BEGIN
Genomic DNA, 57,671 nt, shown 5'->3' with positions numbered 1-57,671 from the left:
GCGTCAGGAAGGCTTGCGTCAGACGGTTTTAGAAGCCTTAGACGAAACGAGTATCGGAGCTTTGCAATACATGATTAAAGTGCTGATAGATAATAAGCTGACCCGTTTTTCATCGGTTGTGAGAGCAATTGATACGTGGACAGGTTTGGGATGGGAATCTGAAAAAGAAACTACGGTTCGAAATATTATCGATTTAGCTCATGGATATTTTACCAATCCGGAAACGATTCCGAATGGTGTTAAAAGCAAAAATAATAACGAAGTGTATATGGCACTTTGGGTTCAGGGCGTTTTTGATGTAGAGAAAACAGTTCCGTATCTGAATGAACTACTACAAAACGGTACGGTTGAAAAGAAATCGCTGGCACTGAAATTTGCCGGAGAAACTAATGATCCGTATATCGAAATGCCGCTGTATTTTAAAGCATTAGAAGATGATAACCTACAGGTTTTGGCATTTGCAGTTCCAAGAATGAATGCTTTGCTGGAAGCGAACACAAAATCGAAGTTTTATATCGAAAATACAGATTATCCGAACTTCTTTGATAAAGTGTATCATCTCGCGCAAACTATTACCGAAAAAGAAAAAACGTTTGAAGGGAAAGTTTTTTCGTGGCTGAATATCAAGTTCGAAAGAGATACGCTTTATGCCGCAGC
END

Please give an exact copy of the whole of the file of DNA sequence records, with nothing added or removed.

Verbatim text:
Genomic DNA, 57,671 nt, shown 5'->3' with positions numbered 1-57,671 from the left:
GCGTCAGGAAGGCTTGCGTCAGACGGTTTTAGAAGCCTTAGACGAAACGAGTATCGGAGCTTTGCAATACATGATTAAAGTGCTGATAGATAATAAGCTGACCCGTTTTTCATCGGTTGTGAGAGCAATTGATACGTGGACAGGTTTGGGATGGGAATCTGAAAAAGAAACTACGGTTCGAAATATTATCGATTTAGCTCATGGATATTTTACCAATCCGGAAACGATTCCGAATGGTGTTAAAAGCAAAAATAATAACGAAGTGTATATGGCACTTTGGGTTCAGGGCGTTTTTGATGTAGAGAAAACAGTTCCGTATCTGAATGAACTACTACAAAACGGTACGGTTGAAAAGAAATCGCTGGCACTGAAATTTGCCGGAGAAACTAATGATCCGTATATCGAAATGCCGCTGTATTTTAAAGCATTAGAAGATGATAACCTACAGGTTTTGGCATTTGCAGTTCCAAGAATGAATGCTTTGCTGGAAGCGAACACAAAATCGAAGTTTTATATCGAAAATACAGATTATCCGAACTTCTTTGATAAAGTGTATCATCTCGCGCAAACTATTACCGAAAAAGAAAAAACGTTTGAAGGGAAAGTTTTTTCGTGGCTGAATATCAAGTTCGAAAGAGATACGCTTTATGCCGCAGC